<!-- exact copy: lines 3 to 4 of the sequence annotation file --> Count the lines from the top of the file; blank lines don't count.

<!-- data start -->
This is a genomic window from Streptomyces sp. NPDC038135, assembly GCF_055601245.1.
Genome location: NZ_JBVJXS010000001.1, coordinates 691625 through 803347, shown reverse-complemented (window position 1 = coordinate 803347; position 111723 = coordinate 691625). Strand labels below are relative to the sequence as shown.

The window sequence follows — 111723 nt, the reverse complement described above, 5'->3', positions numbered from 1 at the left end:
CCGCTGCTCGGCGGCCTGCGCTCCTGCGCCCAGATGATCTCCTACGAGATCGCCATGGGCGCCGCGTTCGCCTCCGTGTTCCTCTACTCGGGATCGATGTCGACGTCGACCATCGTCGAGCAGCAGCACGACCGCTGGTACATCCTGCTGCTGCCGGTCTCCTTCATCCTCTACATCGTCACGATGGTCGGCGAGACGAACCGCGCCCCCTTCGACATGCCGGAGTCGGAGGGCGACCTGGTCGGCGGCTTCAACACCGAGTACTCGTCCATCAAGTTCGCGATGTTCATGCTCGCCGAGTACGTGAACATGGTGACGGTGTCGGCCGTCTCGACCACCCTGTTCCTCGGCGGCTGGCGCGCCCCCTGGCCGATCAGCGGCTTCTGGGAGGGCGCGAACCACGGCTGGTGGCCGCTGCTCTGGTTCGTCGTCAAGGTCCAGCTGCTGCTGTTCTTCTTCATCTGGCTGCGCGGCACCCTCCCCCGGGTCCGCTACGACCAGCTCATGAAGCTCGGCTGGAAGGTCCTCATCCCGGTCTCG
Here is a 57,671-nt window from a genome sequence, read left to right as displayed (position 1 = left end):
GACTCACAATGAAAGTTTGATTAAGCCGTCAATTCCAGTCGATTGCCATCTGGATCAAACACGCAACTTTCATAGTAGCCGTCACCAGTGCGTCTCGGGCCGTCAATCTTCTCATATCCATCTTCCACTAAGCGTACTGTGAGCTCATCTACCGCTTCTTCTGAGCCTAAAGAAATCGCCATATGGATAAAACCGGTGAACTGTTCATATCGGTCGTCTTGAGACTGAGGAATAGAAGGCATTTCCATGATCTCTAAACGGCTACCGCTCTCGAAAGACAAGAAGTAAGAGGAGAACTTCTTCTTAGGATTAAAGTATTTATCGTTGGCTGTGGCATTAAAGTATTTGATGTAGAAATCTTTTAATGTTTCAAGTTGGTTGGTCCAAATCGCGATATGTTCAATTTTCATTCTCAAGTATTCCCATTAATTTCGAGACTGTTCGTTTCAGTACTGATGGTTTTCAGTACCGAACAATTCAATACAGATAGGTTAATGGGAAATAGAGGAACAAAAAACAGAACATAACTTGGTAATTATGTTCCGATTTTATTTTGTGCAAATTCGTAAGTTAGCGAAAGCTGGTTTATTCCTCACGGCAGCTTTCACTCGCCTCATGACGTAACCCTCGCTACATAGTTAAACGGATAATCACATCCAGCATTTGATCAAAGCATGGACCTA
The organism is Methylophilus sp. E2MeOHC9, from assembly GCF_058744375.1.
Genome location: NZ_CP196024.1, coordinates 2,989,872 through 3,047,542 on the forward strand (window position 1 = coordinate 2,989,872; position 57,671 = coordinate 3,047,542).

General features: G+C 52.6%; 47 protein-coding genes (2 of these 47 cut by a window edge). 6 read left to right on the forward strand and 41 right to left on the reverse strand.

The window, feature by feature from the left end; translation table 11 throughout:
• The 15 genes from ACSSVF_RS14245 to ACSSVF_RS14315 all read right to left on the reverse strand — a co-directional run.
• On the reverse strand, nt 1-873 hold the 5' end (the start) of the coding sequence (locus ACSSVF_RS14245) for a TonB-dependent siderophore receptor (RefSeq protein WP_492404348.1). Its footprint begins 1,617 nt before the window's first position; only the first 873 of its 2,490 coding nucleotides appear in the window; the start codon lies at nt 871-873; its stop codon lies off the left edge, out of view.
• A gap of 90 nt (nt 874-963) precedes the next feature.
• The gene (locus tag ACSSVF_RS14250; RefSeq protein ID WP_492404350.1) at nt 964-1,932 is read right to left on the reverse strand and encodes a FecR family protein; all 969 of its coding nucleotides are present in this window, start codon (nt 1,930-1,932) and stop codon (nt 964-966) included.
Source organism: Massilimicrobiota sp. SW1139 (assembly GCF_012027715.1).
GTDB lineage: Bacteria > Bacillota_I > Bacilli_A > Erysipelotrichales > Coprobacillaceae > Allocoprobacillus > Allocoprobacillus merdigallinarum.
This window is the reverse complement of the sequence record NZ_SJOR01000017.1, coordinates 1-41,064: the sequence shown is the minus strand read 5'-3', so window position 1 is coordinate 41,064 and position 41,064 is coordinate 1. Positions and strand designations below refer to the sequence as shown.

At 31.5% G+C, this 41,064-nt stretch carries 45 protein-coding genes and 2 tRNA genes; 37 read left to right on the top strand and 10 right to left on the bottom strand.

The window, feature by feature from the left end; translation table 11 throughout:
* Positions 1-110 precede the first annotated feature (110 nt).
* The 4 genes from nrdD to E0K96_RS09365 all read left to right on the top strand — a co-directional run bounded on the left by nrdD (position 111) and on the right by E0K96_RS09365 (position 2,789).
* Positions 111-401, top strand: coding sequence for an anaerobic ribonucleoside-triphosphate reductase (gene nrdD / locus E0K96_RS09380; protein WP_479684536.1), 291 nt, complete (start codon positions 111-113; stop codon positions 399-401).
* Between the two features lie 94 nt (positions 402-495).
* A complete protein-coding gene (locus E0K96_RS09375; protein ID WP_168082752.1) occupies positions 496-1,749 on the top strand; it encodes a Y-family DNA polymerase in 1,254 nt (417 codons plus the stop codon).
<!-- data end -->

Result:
The window sequence follows — 111723 nt, the reverse complement described above, 5'->3', positions numbered from 1 at the left end:
CCGCTGCTCGGCGGCCTGCGCTCCTGCGCCCAGATGATCTCCTACGAGATCGCCATGGGCGCCGCGTTCGCCTCCGTGTTCCTCTACTCGGGATCGATGTCGACGTCGACCATCGTCGAGCAGCAGCACGACCGCTGGTACATCCTGCTGCTGCCGGTCTCCTTCATCCTCTACATCGTCACGATGGTCGGCGAGACGAACCGCGCCCCCTTCGACATGCCGGAGTCGGAGGGCGACCTGGTCGGCGGCTTCAACACCGAGTACTCGTCCATCAAGTTCGCGATGTTCATGCTCGCCGAGTACGTGAACATGGTGACGGTGTCGGCCGTCTCGACCACCCTGTTCCTCGGCGGCTGGCGCGCCCCCTGGCCGATCAGCGGCTTCTGGGAGGGCGCGAACCACGGCTGGTGGCCGCTGCTCTGGTTCGTCGTCAAGGTCCAGCTGCTGCTGTTCTTCTTCATCTGGCTGCGCGGCACCCTCCCCCGGGTCCGCTACGACCAGCTCATGAAGCTCGGCTGGAAGGTCCTCATCCCGGTCTCG